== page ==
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jw2002
Mar 3, 2010, 01:52 PM
I don't have a USB keyboard to plug into my brand new mac mini Snow Leopard server box and don't want to go through the issues of pairing and unpairing my bluetooth keyboard. However, I do have a USB mouse. But with a mouse alone, I am still unable to get beyond the serial number entry page of the setup.

I am able to see the new machine from my other mac but it requests a user and password when I attempt to connect via screen sharing. Is there a default password that works prior to the first setup of the Snow Leopard server? I tried a few variations like root/alpine but no dice. Also, unfortunately there doesn't appear to be a Character Viewer available during setup, otherwise I could at least limp through using the mouse for the very initial phases of setup far enough to enter serial numbers and get screen sharing configured to proceed with the full set up.

Thanks.



jeroendh
Mar 3, 2010, 02:02 PM
The way I used to remotely install, you'd need an usb keyboard and an usb dvd drive:

1. Connect macmini server and a mac client to a router that uses DHCP.
2. Restart the macmini, (with the dvd drive attached with the setup dvd in it) holding the C key.
3. Startup Server Admin on the client, the server will show up there.
4. Install your server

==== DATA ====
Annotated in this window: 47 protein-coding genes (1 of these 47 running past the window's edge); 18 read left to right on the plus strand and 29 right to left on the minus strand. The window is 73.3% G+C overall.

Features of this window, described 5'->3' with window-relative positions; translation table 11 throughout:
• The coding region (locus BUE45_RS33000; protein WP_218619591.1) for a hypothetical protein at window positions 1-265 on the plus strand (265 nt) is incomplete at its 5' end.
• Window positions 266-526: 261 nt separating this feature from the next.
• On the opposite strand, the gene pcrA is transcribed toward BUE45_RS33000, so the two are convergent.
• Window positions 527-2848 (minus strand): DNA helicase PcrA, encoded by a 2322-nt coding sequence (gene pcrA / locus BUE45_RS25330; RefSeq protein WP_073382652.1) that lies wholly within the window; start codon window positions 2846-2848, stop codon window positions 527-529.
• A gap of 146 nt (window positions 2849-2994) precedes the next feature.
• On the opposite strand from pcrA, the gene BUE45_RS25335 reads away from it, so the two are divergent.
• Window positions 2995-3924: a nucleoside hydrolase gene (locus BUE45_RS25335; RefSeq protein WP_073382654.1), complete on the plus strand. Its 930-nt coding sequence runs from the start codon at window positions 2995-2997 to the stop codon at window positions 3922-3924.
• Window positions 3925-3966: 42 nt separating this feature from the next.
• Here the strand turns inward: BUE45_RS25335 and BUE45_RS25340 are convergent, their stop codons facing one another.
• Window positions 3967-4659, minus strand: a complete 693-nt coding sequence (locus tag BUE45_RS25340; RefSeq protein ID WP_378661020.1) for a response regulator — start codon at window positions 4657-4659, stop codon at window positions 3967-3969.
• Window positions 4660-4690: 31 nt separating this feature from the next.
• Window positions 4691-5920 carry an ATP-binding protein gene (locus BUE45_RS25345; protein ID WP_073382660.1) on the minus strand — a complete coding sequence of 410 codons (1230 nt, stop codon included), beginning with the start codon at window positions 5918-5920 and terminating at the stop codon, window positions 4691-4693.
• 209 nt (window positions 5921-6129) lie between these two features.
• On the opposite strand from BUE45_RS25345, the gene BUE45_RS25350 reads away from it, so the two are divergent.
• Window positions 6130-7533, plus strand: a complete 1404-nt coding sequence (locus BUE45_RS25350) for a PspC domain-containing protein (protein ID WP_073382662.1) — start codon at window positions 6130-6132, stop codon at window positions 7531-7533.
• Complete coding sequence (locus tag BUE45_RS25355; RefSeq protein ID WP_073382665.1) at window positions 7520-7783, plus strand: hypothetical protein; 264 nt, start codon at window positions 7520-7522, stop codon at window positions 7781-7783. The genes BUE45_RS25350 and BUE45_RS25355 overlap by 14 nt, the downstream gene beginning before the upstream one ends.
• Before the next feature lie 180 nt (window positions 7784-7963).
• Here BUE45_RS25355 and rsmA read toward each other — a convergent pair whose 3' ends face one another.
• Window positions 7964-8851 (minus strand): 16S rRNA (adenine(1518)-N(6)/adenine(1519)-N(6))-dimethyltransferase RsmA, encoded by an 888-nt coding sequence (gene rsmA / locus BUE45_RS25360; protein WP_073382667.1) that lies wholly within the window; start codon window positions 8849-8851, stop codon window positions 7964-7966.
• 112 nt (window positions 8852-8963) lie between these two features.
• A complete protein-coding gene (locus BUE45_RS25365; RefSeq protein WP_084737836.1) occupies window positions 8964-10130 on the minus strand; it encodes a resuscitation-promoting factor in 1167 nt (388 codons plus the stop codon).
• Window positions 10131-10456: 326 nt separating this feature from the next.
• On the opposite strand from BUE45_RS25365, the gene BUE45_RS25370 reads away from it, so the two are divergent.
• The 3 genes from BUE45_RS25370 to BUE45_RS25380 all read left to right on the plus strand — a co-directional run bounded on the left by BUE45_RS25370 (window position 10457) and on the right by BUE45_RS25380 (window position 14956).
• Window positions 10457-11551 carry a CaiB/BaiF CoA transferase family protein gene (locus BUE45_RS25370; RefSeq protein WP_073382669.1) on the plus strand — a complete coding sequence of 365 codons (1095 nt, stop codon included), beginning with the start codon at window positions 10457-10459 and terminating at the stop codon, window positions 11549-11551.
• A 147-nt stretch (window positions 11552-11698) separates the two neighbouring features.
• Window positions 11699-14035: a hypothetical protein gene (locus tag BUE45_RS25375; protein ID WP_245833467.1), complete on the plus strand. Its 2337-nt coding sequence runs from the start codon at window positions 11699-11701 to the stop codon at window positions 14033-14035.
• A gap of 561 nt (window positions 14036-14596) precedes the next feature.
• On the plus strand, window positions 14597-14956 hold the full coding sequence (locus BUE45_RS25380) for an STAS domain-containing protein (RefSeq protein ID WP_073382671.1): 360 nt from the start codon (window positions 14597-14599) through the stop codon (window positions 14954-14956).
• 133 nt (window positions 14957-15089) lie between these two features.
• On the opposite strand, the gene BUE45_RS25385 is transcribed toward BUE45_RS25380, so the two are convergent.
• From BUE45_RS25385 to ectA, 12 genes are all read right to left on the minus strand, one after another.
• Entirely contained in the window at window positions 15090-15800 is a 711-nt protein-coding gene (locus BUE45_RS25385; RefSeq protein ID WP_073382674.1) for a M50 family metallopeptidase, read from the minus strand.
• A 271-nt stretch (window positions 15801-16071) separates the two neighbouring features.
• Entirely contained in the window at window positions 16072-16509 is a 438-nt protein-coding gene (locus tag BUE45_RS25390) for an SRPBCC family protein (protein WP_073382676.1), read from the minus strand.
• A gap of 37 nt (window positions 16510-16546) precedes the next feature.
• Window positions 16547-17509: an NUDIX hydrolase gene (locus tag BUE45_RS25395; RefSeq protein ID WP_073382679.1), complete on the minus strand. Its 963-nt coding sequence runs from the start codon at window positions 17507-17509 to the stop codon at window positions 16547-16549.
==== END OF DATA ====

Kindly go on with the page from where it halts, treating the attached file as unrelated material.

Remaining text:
I dont know if that works for you though. :)

Alrescha
Mar 3, 2010, 02:14 PM
You may want to read "Setting Up a Server Remotely", page 65 of "Mac OS X Server - Getting Started", which comes with the Mac Mini Server.

A.

jw2002
Mar 4, 2010, 09:31 AM
Thanks for the help. I installed the Server Admin suite on my mac and successfully performed the entire setup process for the server.

jw2002
Mar 7, 2010, 03:01 PM
I found the problem. For packet traversal of things like ping and dns, NAT needs to be enabled ***along with*** the firewall in which a special firewall packet redirect rule is supplied by NAT in order to enable the subnet traversals. However, the firewall was defaulting to extremely restrictive and pretty much taking the Snow Leopard Server off the network, so I went in and allowed all traffic to all of the address groups. (No harm done since all of my subnets are behind a hardware firewall already). Thus I am now able to get DNS from my primary subnets onto the secondary subnets, and ping works fine.